His related idea of hiring intermediaries is also misguided. If you hire someone who is competent and knows what to do, what is the intermediary going to do but get in the way? This individual will feel like he has to do something, so he will start telling the contractor what to do instead of letting the contractor do what he wants to do. LePatner’s implication is that the contractor doesn’t know what to do or is doing something wrong. These kinds of disputes are not necessarily about what’s right or wrong but about what one expert prefers over another. This process doesn’t make sense. Instead of beating a contractor’s price down to the bone and hiring someone to watch him, spend the money to hire a contractor who knows what to do. This process will be more efficient and, in the long run, will cost the owner less.

Of course, the construction industry needs to improve productivity, eliminate waste, increase education and more effectively use technology. The problem is LePatner’s approach will not achieve that result. He does admit some contractors might use design-build or lean practices, but he seems to ignore the fact that these practices go totally in the opposite direction from his recommendations.

Of course, owners want a firm price without change orders. The problem is that LePatner’s attempt to force contractors to compete on price instead of performance and value doesn’t work. He seems to think there is insufficient competition in the construction industry at present, which is causing the industry’s problems. Yet he advocates reducing the number of contractors, which would actually reduce competition further. When contractors compete on value and performance instead of price, owners end up with a project that comes in within their budget and avoids change orders. The awarding of work based solely on price is the problem and will be discussed in greater detail in following reports. It’s ironic that owners’ attempts to control costs is actually the primary reason they are losing the battle, but that’s a discussion for another day.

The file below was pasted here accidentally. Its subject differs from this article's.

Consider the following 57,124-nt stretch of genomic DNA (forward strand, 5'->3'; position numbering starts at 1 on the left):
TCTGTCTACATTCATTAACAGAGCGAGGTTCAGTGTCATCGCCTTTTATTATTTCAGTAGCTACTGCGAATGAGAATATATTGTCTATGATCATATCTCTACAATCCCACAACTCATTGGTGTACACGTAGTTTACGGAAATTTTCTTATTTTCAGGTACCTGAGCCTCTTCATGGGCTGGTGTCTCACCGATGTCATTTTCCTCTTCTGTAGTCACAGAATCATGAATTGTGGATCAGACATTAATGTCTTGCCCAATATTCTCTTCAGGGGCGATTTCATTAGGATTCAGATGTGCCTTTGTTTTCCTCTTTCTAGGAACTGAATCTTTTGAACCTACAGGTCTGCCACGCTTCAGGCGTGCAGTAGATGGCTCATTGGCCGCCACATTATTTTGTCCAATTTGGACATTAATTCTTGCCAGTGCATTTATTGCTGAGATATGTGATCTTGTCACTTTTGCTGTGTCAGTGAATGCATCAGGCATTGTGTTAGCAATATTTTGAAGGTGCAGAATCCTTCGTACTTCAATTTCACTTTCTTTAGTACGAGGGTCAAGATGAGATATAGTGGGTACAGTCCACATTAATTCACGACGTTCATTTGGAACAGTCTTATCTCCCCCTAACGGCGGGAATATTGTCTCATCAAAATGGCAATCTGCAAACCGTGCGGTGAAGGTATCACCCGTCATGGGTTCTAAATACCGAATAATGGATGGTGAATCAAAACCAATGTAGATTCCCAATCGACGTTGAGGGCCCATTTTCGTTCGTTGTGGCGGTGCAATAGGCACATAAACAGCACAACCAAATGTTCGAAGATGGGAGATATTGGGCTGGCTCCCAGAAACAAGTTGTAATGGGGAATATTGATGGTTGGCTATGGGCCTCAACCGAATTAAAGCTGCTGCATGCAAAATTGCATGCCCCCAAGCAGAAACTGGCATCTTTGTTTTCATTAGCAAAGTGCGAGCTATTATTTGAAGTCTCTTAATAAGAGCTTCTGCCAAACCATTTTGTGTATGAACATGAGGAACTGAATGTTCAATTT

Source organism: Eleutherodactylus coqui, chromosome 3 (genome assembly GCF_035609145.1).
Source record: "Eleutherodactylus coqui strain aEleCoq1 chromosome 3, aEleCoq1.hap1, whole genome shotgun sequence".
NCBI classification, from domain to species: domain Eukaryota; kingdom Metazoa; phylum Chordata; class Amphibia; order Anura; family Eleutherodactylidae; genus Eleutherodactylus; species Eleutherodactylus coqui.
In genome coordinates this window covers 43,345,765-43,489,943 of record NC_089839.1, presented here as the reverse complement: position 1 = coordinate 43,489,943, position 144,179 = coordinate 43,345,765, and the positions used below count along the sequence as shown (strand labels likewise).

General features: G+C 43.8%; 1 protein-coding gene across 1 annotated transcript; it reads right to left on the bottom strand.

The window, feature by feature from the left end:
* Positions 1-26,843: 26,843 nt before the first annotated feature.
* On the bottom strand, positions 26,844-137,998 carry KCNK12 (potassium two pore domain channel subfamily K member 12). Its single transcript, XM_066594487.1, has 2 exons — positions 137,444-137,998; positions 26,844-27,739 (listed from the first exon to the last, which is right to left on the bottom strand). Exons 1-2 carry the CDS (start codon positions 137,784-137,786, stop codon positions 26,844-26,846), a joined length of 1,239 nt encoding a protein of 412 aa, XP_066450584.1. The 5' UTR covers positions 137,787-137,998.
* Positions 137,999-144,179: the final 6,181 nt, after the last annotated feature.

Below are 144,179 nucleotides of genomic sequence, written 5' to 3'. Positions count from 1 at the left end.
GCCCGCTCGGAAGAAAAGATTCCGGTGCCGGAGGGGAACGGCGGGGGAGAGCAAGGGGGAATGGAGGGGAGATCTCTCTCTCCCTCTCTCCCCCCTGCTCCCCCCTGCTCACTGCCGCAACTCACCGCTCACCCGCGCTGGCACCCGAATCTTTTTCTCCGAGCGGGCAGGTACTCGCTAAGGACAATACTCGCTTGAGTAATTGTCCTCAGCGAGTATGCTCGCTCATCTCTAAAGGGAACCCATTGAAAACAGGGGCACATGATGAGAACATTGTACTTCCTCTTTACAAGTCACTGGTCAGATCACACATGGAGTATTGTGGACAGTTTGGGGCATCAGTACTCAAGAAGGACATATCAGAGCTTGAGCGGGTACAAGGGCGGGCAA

As mentioned in last month’s report, the solution can be found in Construction 3.0™ Strategies, which consist of ten business principles and four construction practices that are all interrelated. In the coming months, I will discuss the ten principles and the four construction practices: blue ocean contracting, integrated project delivery, lean construction, and best value procurement. When owners set up an environment where contractors can employ the ten principles and four practices, they achieve their goal of high-quality work, on-time delivery and affordable costs without change orders.

Next month’s report will focus on blue ocean contacting.

Ted Garrison, president of Garrison Associates, is a catalyst for change. As a consultant, author and speaker he provides breakthrough strategies for the construction industry by focusing on critical issues in leadership, project management, strategic thinking, strategic alliances and marketing. Contact Ted at 800-861-0874 or Growing@TedGarrison.com. Further information can be found at www.TedGarrison.com."